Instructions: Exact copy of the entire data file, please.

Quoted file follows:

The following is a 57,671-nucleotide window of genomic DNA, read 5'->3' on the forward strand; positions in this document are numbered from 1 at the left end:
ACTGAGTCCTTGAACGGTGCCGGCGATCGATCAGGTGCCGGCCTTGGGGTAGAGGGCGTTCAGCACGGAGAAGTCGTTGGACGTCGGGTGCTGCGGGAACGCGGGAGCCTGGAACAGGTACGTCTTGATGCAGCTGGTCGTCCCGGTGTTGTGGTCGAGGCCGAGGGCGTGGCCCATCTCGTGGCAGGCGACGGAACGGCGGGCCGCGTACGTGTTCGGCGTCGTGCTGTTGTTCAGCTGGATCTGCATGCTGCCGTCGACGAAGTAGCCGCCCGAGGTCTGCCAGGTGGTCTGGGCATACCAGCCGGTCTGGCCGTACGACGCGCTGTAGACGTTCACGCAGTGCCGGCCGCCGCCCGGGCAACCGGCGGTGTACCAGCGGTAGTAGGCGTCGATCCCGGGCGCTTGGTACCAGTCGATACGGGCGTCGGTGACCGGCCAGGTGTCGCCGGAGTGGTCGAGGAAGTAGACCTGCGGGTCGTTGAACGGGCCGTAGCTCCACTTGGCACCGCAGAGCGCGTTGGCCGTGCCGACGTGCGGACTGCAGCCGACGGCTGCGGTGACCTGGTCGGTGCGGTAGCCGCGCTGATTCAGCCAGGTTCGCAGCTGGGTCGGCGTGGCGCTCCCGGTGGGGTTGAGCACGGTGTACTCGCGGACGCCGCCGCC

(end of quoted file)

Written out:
The following is a 57,671-nucleotide window of genomic DNA, read 5'->3' on the forward strand; positions in this document are numbered from 1 at the left end:
ACTGAGTCCTTGAACGGTGCCGGCGATCGATCAGGTGCCGGCCTTGGGGTAGAGGGCGTTCAGCACGGAGAAGTCGTTGGACGTCGGGTGCTGCGGGAACGCGGGAGCCTGGAACAGGTACGTCTTGATGCAGCTGGTCGTCCCGGTGTTGTGGTCGAGGCCGAGGGCGTGGCCCATCTCGTGGCAGGCGACGGAACGGCGGGCCGCGTACGTGTTCGGCGTCGTGCTGTTGTTCAGCTGGATCTGCATGCTGCCGTCGACGAAGTAGCCGCCCGAGGTCTGCCAGGTGGTCTGGGCATACCAGCCGGTCTGGCCGTACGACGCGCTGTAGACGTTCACGCAGTGCCGGCCGCCGCCCGGGCAACCGGCGGTGTACCAGCGGTAGTAGGCGTCGATCCCGGGCGCTTGGTACCAGTCGATACGGGCGTCGGTGACCGGCCAGGTGTCGCCGGAGTGGTCGAGGAAGTAGACCTGCGGGTCGTTGAACGGGCCGTAGCTCCACTTGGCACCGCAGAGCGCGTTGGCCGTGCCGACGTGCGGACTGCAGCCGACGGCTGCGGTGACCTGGTCGGTGCGGTAGCCGCGCTGATTCAGCCAGGTTCGCAGCTGGGTCGGCGTGGCGCTCCCGGTGGGGTTGAGCACGGTGTACTCGCGGACGCCGCCGCC